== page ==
I admit that I could be wrong, but that’s my current thinking. 

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Oathtaker
4 hours ago, mjperry51 said:

Waiting for Fauci to spout a reason to no consider using this regimen . . .

Well.... Gilead doesn’t hold the rights to the research so....

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mjperry51
2 hours ago, zurg said:

I agree with your sentiment about the flu vaccine, and I normally don’t get one. However this time I’m looking at it differently, the vaccine is protective against “old” coronavirus types and since this “novel” one seems to have an old part and a weaponized part, I’m thinking that the regular flu vaccine may help. The Swedish experience of less restrictions has resulted in them claiming near herd immunity with only 20% infected - which can only work if a good fraction of the 80% have actually been exposed but are immune/have good defense - which in turn can only be if their bodies have seen a close relative of the virus before.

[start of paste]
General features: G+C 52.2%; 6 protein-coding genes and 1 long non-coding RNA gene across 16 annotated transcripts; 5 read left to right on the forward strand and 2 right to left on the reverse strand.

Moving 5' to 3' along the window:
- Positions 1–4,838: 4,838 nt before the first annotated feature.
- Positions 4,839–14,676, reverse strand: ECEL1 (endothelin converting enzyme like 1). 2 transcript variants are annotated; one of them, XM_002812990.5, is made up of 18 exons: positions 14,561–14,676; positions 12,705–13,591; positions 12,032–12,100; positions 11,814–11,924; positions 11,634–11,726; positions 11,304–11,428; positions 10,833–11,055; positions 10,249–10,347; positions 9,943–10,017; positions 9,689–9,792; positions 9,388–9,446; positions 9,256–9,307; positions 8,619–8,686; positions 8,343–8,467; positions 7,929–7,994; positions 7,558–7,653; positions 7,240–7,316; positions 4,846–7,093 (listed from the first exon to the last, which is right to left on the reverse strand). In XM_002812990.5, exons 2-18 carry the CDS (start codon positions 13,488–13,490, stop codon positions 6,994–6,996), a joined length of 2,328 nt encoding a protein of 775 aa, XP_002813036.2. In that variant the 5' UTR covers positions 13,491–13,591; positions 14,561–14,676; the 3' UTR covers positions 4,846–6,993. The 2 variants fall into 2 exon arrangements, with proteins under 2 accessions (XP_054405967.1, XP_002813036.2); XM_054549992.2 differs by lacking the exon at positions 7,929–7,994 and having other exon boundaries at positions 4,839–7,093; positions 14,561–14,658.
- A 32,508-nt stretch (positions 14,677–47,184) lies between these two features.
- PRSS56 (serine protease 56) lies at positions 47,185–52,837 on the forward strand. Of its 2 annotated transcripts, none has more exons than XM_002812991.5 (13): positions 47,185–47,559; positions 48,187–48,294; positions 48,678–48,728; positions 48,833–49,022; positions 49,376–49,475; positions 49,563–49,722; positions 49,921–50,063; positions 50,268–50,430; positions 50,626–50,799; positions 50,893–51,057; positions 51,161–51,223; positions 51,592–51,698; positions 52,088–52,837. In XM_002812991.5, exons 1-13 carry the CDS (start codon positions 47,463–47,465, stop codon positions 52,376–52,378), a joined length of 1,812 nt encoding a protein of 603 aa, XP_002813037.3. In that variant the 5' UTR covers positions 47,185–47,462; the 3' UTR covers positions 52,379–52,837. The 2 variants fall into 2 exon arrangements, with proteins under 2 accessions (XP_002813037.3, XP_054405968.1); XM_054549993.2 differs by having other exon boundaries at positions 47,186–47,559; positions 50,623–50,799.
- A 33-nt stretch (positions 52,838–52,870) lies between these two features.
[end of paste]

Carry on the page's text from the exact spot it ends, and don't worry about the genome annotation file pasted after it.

I admit that I could be wrong, but that’s my current thinking. 

I used to never get a flu shot -- had it maybe once in the past 45 years.

Since my cardiac issues were diagnosed in 11/18 I got one last year and will get one this year. Can't be quite as cavalier at 68!

Will wait until my annual after the first of the year, unless the flu season starts early. No sense in getting it too soon and have it wear off in February. . .